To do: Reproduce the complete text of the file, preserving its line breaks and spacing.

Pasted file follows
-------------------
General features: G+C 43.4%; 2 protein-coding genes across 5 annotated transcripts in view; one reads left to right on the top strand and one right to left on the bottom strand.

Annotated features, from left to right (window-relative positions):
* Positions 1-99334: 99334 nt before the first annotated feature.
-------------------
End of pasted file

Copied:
General features: G+C 43.4%; 2 protein-coding genes across 5 annotated transcripts in view; one reads left to right on the top strand and one right to left on the bottom strand.

Annotated features, from left to right (window-relative positions):
* Positions 1-99334: 99334 nt before the first annotated feature.